Boulder is home to the Boulder Research and Administration Network (BRAN), a fiber network that currently serves the city, the University of Colorado, the U.S. Department of Commerce, and the University Corporation for Atmospheric Research. A conduit network is already in place and an I-Net connects dozens of municipal facilities. Community leaders decided last summer it made good sense to re-establish the authority needed to make the most of existing resources. The Daily Camera recently spoke with a ballot measure 2C supporter:

"This allows the city of Boulder to determine what to do with a resource that already exists and is already paid for," said Timothy O'Shea, a member of the Yes on 2C steering committee who has worked with Boulder start-ups.

"It will not be the City Council determining that we'll have municipalization of those services," O'Shea said. "Yes on 2C is not about that. It's about the beginning of a dialogue and getting out from under a state law that prevents us from innovating with our existing resources."

Boulder's ballot measure [PDF] reads:

Shall the City of Boulder be authorized to provide high-speed Internet servicès (advanced services), telecommunications services, andior eable television services to residents, businesses, schools, libraries, nonprofit entities and other users of such services, either directly or indirectly with public or private sector partners, as expressly permitted by çç 29-27-i01 : to '304,' "Competition in Utility and Entertainment Services," of the Colorado Revised Statutes, without limiting its home rule authority?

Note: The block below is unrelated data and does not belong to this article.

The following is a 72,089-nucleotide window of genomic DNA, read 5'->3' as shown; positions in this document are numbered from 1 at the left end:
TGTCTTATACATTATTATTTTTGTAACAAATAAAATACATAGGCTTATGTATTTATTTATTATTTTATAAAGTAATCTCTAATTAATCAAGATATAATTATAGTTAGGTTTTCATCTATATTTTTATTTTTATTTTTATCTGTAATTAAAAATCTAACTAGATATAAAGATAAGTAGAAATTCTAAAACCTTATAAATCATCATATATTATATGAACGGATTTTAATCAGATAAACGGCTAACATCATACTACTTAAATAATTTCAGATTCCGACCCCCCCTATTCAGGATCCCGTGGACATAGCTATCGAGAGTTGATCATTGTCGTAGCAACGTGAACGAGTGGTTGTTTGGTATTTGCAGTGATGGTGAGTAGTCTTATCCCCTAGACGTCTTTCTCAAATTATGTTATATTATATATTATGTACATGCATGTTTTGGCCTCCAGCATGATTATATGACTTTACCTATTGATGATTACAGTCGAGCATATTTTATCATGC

The Boulder Chamber of Commerce and the Boulder Weekly support the measure. 

Yuma County Colorado

Voters in Yuma County, the city of Yuma, and the Yuma county seat of Wray will decide a similar ballot question during this election. Each community will decide similar language for measures 1B, 2B, and/or 2C [PDF]:

WITHOUT INCREASING TAXES, SHALL THE CITIZENS OF YUMA COUNTY COLORADO RE-ESTABLISH THEIR COUNTIES' RIGHT TO PROVIDE ALL SERVICES AND FACILITIES RESTRICTED SINCE 2005 BY TITLE 29, ARTICLE 27 OF THE COLORADO REVISED STATUTES, DESCRIBED AS "ADVANCED SERVICES," "TELECOMMUNICATIONS SERVICES," AND "CABLE TELEVISION SERVICES," INCLUDING PROVIDING ANY NEW AND IMPROVED BROADBAND SERVICES AND FACILITIES BASED ON FUTURE TECHNOLOGIES, UTILIZING EXISTING OR NEW COMMUNITY OWNED INFRASTRUCTURE INCLUDING BUT NOT LIMITED TO THE EXISTING FIBER OPTIC NETWORK, EITHER DIRECTLY OR INDIRECTLY WITH PUBLIC OR PRIVATE SECTOR PARTNERS, TO POTENTIAL SUBSCRIBERS THAT MAY INCLUDE TELECOMMUNICATIONS SERVICE PROVIDERS, RESIDENTIAL OR COMMERCIAL USERS WITHIN THE BOUNDARIES OF YUMA COUNTY?